Given her impeccable standards, it wasn’t the fairytale ending she probably would have wanted, but the reaction from those at Arthur Ashe Stadium was further proof of just how important Williams has been to the game.
Throughout the week at the US Open, players and fans shared stories of how her life affected their own lives and showed appreciation through banners in the stands and social media posts.
The 40-year-old concludes the final chapter of her remarkable career by winning 39 grand slam titles: 23 singles titles, 14 doubles titles and two mixed doubles titles.
Williams does, however, take one grand slam singles title, less than Australia’s Margaret Court record, but it’s something she says she has more than come to terms with.
“Should, could, could. I didn’t show up like I should or could have. But I showed up 23 times, and that’s fine. Actually, it’s extraordinary.”
Along with her sister Venus, Serena Williams has inspired a generation of young people to pick up a racket and left an indelible mark on the sport.
The pair have inspired Hollywood, most notably the movie “King Richard,” which showed the dedication and focus that the entire Williams family needed to produce two of the best players ever on the field.
Their father, Richard Williams, takes center stage in that film, and as their coach, he trained them hard on the dilapidated public courts in Compton, Los Angeles, in the 1990s. It was a tutoring that laid the foundation for both of their careers and inspired others from all walks of life to believe.
“I think her [Williams’] legacy is so broad that you can’t even describe it in words,” said four-time Grand Slam champion Naomi Osaka as she described Serena Williams’ influence before the US Open.
“She has changed the sport so much. She has introduced people who have never heard of tennis to the sport.
“I think I’m a product of what she’s done. I wouldn’t be here without Serena, Venus and her whole family. I’m very grateful to her.”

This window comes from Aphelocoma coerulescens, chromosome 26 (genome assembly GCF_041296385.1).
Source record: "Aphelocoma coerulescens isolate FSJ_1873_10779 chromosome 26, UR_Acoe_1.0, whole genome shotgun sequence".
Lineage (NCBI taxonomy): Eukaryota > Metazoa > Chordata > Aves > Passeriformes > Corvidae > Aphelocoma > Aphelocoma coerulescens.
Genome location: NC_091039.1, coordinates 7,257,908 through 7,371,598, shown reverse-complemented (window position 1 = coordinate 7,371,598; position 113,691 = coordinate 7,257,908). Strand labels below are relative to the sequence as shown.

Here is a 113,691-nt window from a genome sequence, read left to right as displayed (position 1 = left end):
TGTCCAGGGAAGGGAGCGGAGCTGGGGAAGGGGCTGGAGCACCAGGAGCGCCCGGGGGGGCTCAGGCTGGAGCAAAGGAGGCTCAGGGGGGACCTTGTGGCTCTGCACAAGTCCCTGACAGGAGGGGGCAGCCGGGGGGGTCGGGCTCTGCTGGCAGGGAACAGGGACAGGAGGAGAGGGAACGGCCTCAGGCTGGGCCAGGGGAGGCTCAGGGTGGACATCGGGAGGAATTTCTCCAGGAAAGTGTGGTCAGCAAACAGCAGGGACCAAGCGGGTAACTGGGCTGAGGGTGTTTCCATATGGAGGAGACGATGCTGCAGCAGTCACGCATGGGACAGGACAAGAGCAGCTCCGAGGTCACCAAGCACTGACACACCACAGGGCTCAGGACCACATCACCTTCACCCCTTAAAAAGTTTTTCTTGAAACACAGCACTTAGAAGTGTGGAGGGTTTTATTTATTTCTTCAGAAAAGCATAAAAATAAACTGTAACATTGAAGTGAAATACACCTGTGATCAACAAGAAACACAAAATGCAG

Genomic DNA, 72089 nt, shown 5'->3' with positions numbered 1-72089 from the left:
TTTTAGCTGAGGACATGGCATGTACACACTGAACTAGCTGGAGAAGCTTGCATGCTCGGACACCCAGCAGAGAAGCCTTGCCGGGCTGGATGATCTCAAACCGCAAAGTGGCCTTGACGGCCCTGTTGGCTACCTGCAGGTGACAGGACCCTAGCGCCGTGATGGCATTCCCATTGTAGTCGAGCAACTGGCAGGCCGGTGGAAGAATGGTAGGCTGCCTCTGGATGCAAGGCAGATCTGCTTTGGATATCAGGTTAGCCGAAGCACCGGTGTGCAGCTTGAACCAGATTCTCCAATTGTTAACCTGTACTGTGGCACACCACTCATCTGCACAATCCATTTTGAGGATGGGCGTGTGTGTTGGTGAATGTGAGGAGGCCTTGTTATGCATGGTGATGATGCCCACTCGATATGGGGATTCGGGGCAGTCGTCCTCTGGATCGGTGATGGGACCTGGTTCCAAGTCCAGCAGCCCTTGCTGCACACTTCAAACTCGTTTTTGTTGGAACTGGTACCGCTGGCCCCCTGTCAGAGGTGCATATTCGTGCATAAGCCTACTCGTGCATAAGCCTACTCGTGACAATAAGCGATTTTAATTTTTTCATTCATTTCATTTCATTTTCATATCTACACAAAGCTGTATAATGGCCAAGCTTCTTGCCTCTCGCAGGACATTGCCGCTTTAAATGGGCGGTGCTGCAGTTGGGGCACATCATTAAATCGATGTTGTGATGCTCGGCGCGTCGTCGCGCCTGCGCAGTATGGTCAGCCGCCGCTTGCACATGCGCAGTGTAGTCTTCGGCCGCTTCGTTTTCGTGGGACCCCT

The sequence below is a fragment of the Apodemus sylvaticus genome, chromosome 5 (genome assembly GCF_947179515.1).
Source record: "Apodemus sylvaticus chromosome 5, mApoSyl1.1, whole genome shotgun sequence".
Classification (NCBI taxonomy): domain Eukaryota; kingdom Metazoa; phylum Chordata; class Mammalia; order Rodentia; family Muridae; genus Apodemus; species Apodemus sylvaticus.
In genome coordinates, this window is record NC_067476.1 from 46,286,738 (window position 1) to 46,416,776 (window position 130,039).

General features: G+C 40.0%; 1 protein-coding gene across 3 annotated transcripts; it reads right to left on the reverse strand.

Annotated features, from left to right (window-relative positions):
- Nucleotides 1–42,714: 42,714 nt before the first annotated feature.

Williams;’ professional debut came in 1995 when she was defeated by Annie Miller when she was only 14 years old.
She developed quickly and did not have to wait long for silverware, claiming her first grand slam title in 1999 at the US Open.
It was a trophy she would win five more times as she traveled the world entertaining thousands of fans.
In total, she won seven singles titles at Wimbledon, three at the French Open and seven at the Australian Open, making her arguably the biggest name in the sport in the world.
With her often unstoppable strength and mental fortitude, she managed to defeat generations of tennis players. At her peak, she was unplayable; only she could beat herself.
Some of the biggest names in the sport have paid tribute to Williams and her achievements at the US Open. After Friday’s defeat, four-time NBA champion LeBron James posted a video on Twitter praising Williams’ performance.
“Wow, where do I start?” he said. “First of all I want to start by congratulating you on your incredible career. You are a GOAT. What you have done for tennis, what you have done for women and what you have done for sport, period, is unprecedented.
“It was an honor to watch your journey, to see you conquer all the goals you’ve ever set, to see you break records, to see you amazing and transcendent, not only on the tennis court, but also off it.